Food business: Regulatory regime in India

04 March 2021

In recent years, food processing is seen as a sunrise sector in India. With a view to enhance private investment in the food processing sector, the Ministry of Food Processing Industries has been implementing several schemes for creation of infrastructure, expansion of processing capacity, and other supporting measures for healthy growth of the food processing industry. It is expected to leverage approximately US$ 4 billion. Currently, 100% FDI is allowed through the automatic route in the food processing sector. The regulatory regime has also been strengthened to improve its governance. Through this article the author seeks to explain the developments undertaken for strengthening the regulatory regime for the food sector in India and how an investor should approach the regulatory aspects of the food business in India.



Background of the development of food safety law in India

Over the last few years, there have been significant changes in the national regulatory framework governing food standards and food safety. The enactment of Food Safety and Standards Act, 2006 (FSS Act) can be said to be the starting point of these changes. Prior to enactment of the FSS Act, food was regulated through Prevention of Food Adulteration Act, 1954 and various other orders issued by the Government. The FSS Act was enacted to consolidate the laws related to food and to regulate various aspects of food business. The FSS Act established the Food Safety and Standards Authority of India (FSSAI) for regulating the manufacture, storage, import, sale etc. of food articles. The FSS Act enabled the formation of the Central Advisory Committee, Scientific Committee and Scientific Panel for developing science-based standards. It definitely was a big step forward for ensuring safe and wholesome food for human consumption. However, the momentum that was built on the introduction of the FSS Act was somewhat derailed when the regulations were brought in. Primarily it was because the regulations were brought in after lapse of more than five years and even then, those were not up to the mark as they were not in sync with changed times. The new regulations were more of an eye-wash and that was reflected when the ‘Nestle-Maggi’ dispute erupted.


Development - post the ‘Nestle-Maggi’ dispute

Though the ‘Nestle-Maggi’ dispute mostly revolved around credibility of the test reports and labelling violations, it ended up highlighting various other issues related to regulation of food in India. Post the ‘Nestle-Maggi’ dispute, the Government took note of the existing lacunae in law and the handling of the whole situation. The Government made necessary re-assessments in order to bring the momentum back on the right track. Thereafter, the process of rebuilding started and since then the FSSAI has been moving in the right direction. Now, regulations covering almost all aspects of the food trade are in place. Standards of most of the products and additives are at par with international standards. Regulations have also been brought to grant prior approval to non-specified food and food ingredients. Separate regulations on advertising and claims provide a more structured way to permit substantiated claims on food products. Third party auditing systems have been developed to make a gradual shift from reliance on regulatory inspection to self compliance by food businesses themselves. Moreover, the FSSAI has also put regulations in place for organic food labelling and certification. The FSSAI is a lot more proactive in taking care of the concerns of the industry. For example, it has upgraded its online Food Licensing and Registration System (FLRS) to a harmonised and more user-friendly Food Safety Compliance System (FoSCoS). FoSCoS will not be limited to licensing and registration only. It is being developed as a pan-India umbrella IT platform for all food safety regulatory needs including online annual return platform, food import clearing system and audit management system.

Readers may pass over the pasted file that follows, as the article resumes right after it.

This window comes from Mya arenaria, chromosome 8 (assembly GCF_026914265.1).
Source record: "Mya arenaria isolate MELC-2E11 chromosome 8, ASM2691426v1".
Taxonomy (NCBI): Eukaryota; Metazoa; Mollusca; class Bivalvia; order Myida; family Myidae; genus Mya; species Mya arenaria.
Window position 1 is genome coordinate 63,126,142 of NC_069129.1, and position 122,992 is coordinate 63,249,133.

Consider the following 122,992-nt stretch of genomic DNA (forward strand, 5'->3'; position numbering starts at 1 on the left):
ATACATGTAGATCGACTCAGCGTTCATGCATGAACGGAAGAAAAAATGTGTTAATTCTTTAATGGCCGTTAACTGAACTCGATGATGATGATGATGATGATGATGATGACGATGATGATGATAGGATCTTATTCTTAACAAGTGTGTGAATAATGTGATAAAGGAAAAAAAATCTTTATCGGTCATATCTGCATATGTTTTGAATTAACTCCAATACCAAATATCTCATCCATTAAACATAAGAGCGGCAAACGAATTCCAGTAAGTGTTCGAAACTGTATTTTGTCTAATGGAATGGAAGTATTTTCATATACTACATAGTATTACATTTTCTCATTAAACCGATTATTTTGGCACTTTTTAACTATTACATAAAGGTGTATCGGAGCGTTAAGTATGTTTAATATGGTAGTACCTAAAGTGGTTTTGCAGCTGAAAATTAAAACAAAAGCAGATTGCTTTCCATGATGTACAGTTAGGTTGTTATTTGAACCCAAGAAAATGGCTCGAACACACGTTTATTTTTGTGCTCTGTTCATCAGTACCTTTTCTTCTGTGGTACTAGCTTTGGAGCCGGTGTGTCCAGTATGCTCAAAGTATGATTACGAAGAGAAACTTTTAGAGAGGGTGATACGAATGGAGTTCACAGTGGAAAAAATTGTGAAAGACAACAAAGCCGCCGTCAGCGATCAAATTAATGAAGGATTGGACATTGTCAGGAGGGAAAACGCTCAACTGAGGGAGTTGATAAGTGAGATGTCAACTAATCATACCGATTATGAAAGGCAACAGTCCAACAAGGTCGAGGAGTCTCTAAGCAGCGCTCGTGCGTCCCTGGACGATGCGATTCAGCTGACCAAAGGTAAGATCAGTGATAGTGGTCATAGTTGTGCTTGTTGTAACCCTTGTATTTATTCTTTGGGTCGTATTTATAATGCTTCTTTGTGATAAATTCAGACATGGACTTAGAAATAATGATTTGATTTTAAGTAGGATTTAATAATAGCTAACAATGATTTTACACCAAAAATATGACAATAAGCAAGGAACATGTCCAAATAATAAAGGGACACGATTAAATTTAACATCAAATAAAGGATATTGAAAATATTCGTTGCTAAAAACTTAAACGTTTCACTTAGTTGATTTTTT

Inconsistencies exist in various parts of the FSS Act and the regulations made thereunder. The inconsistencies exist probably because the regulations were brought in several phases and different set of people worked in those different phases. Inconsistency can be seen sometimes in the stand taken by the FSSAI as well. For example, the FSSAI has changed its stand on registration/licensing of exporters and e-commerce portals without there being any change in the law. Another way to look at it is that the FSSAI is demonstrating flexibility in its stand provided convincing representations are made before it.

Challenges can be seen in implementation of laws which lie with the State food authorities - India is a union of States wherein there are 28 States and eight Union territories. The State food authorities are still not very well trained in the changed laws and regulations which at times leads to unnecessary inconvenience to food businesses. So, it is important to understand their shortcomings and handle the situation accordingly. Upgradation of state level laboratories is still a work in progress and may take some more time.

In addition, many amendments under the FSS Act and the regulations have been suggested which are pending before the Parliament for approval. Once these amendments come into force, the regulatory regime is expected to be a lot smoother.


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